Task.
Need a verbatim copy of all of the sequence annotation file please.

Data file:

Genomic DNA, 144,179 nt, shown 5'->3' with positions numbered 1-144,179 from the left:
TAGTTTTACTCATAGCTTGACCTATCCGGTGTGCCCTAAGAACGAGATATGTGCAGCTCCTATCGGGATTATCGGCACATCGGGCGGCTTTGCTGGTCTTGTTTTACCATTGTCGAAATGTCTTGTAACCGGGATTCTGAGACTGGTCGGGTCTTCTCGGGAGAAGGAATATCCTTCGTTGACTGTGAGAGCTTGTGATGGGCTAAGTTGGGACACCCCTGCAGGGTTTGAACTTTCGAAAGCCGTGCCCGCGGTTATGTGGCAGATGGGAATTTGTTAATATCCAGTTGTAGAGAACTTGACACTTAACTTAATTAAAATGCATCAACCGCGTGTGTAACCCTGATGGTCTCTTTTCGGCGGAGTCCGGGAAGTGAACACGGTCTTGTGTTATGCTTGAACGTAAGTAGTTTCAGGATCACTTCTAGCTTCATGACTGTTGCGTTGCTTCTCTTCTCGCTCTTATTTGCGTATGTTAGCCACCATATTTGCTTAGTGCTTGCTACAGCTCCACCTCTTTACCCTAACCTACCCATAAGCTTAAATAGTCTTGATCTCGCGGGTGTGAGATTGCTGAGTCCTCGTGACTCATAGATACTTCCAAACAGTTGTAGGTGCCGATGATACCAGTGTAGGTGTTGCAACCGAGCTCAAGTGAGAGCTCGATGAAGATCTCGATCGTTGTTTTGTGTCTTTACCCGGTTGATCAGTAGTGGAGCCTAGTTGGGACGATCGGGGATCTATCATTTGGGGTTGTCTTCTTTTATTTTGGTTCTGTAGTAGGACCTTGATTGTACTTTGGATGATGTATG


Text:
Genomic DNA, 144,179 nt, shown 5'->3' with positions numbered 1-144,179 from the left:
TAGTTTTACTCATAGCTTGACCTATCCGGTGTGCCCTAAGAACGAGATATGTGCAGCTCCTATCGGGATTATCGGCACATCGGGCGGCTTTGCTGGTCTTGTTTTACCATTGTCGAAATGTCTTGTAACCGGGATTCTGAGACTGGTCGGGTCTTCTCGGGAGAAGGAATATCCTTCGTTGACTGTGAGAGCTTGTGATGGGCTAAGTTGGGACACCCCTGCAGGGTTTGAACTTTCGAAAGCCGTGCCCGCGGTTATGTGGCAGATGGGAATTTGTTAATATCCAGTTGTAGAGAACTTGACACTTAACTTAATTAAAATGCATCAACCGCGTGTGTAACCCTGATGGTCTCTTTTCGGCGGAGTCCGGGAAGTGAACACGGTCTTGTGTTATGCTTGAACGTAAGTAGTTTCAGGATCACTTCTAGCTTCATGACTGTTGCGTTGCTTCTCTTCTCGCTCTTATTTGCGTATGTTAGCCACCATATTTGCTTAGTGCTTGCTACAGCTCCACCTCTTTACCCTAACCTACCCATAAGCTTAAATAGTCTTGATCTCGCGGGTGTGAGATTGCTGAGTCCTCGTGACTCATAGATACTTCCAAACAGTTGTAGGTGCCGATGATACCAGTGTAGGTGTTGCAACCGAGCTCAAGTGAGAGCTCGATGAAGATCTCGATCGTTGTTTTGTGTCTTTACCCGGTTGATCAGTAGTGGAGCCTAGTTGGGACGATCGGGGATCTATCATTTGGGGTTGTCTTCTTTTATTTTGGTTCTGTAGTAGGACCTTGATTGTACTTTGGATGATGTATG